PRINCIPLE THAT GUIDE ADAPTIVE LEADERSHIP:
IDENTIFY THE ADAPTIVE CHALLENGE
People face complex challenges most of the time. Complex challenges are likely to have both a technical and an adaptive element. It is critical to identify what requires technical solutions and what requires adaptive work. This will assist in distinguishing between superficial symptom and the root cause of the challenge.
Adaptive challenges tend to have the following characteristics:
- A cycle of failure
- A dependence on leadership with authority
Jane, the CEO of Fashionista Inc, realized that her staff were consistently not attending the company events. Staff were declining attendance request just a day before the event.
The company had planned for the end-year party and it was a week to the event. Jane decided to communicate to all staff clearly stating that the end year party was compulsory to all staff and attendance register will be taken.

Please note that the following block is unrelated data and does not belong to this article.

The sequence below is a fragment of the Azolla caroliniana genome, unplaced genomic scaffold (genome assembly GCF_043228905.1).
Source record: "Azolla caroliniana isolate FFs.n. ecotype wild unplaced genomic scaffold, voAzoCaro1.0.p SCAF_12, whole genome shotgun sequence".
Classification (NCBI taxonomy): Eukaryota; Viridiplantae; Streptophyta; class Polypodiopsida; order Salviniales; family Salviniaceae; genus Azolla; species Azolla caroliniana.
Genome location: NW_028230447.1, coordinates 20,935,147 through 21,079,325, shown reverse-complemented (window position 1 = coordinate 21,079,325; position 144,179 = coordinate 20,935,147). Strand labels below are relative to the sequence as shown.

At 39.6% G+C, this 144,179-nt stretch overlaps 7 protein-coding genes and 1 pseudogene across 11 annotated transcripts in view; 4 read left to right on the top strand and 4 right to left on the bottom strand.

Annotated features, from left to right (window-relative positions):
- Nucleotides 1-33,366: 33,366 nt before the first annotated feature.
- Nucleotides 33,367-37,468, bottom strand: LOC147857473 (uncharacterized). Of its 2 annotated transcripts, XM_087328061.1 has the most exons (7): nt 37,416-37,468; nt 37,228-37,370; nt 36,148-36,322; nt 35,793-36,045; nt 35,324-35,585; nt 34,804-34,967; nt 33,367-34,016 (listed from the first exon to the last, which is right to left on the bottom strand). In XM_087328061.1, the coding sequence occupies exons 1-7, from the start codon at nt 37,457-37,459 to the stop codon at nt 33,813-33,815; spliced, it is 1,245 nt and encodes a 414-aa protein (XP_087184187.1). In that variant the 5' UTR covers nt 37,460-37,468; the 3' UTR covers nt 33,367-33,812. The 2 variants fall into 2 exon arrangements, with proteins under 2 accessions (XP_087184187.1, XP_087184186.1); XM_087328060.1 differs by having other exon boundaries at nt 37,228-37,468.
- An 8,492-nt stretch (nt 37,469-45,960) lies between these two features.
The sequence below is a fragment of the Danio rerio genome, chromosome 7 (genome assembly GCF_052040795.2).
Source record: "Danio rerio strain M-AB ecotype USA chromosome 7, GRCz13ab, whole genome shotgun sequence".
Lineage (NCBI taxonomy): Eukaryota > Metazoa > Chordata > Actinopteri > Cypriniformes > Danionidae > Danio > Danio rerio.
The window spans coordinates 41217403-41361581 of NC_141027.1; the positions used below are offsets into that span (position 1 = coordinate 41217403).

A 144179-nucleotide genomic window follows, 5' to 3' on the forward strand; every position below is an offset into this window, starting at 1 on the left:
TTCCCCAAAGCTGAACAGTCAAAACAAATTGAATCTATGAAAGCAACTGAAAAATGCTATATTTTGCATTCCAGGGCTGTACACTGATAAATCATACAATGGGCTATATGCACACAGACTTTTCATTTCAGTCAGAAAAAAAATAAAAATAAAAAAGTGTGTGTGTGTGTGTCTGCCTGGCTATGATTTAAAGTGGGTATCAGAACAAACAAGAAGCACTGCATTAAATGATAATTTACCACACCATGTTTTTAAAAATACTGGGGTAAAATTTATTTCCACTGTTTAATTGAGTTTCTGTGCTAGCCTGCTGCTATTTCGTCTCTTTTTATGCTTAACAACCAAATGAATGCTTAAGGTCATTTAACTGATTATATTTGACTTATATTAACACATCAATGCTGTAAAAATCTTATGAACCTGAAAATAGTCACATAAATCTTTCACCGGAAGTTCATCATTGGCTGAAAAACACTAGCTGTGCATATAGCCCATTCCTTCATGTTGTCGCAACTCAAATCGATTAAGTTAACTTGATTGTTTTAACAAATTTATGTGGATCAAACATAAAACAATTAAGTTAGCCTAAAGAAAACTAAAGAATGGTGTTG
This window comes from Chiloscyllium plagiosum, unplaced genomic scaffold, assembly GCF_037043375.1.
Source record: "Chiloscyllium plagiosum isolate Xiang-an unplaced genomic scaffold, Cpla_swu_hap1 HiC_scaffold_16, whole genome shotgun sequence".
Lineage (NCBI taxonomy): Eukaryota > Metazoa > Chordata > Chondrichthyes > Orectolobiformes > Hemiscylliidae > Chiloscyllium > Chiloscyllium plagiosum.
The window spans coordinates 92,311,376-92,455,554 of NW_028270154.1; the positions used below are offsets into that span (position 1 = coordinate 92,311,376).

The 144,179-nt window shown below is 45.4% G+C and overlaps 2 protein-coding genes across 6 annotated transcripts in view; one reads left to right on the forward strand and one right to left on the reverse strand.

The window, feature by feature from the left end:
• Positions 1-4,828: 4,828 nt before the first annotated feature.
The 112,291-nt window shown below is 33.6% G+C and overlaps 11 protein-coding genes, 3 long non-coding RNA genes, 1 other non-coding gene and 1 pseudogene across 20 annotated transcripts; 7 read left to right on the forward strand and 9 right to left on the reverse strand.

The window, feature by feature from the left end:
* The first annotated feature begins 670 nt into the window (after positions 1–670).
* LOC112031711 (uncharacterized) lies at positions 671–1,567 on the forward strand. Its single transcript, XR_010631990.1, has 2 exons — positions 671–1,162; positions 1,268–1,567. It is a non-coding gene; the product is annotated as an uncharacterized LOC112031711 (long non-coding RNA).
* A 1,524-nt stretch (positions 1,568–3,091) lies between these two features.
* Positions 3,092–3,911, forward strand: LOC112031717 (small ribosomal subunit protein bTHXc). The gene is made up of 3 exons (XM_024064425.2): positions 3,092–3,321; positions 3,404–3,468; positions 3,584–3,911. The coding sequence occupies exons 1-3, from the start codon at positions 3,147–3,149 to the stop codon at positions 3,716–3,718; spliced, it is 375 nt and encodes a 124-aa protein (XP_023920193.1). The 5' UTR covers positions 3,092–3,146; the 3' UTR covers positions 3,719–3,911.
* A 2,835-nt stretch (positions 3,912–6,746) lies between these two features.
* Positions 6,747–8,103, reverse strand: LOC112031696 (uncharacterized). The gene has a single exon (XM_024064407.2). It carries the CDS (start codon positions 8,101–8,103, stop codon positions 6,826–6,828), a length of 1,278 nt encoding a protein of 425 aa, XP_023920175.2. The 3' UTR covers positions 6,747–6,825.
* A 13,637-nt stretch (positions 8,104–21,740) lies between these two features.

On that day, all staff reported to the event on time and registered themselves. The room was packed and Jane was very happy that her decision to communicate in advance had paid off. However, she later realized that only about 60% of the staff were in attendance in the afternoon session; which was the main part of the event.
In many cases, people, just like Jane treat adaptive challenges like technical problems that can be solved by quick technical fixes. The authority figure is supposed to define where the company is going, and people are supposed to follow. Leadership is reduced to a combination of grand knowing and salesmanship. Adaptive situations are hard to define and resolve precisely because they demand the work and responsibility of all members. They are not amenable to solutions provided by leaders; adaptive solutions require members to take responsibility for the problems that face them.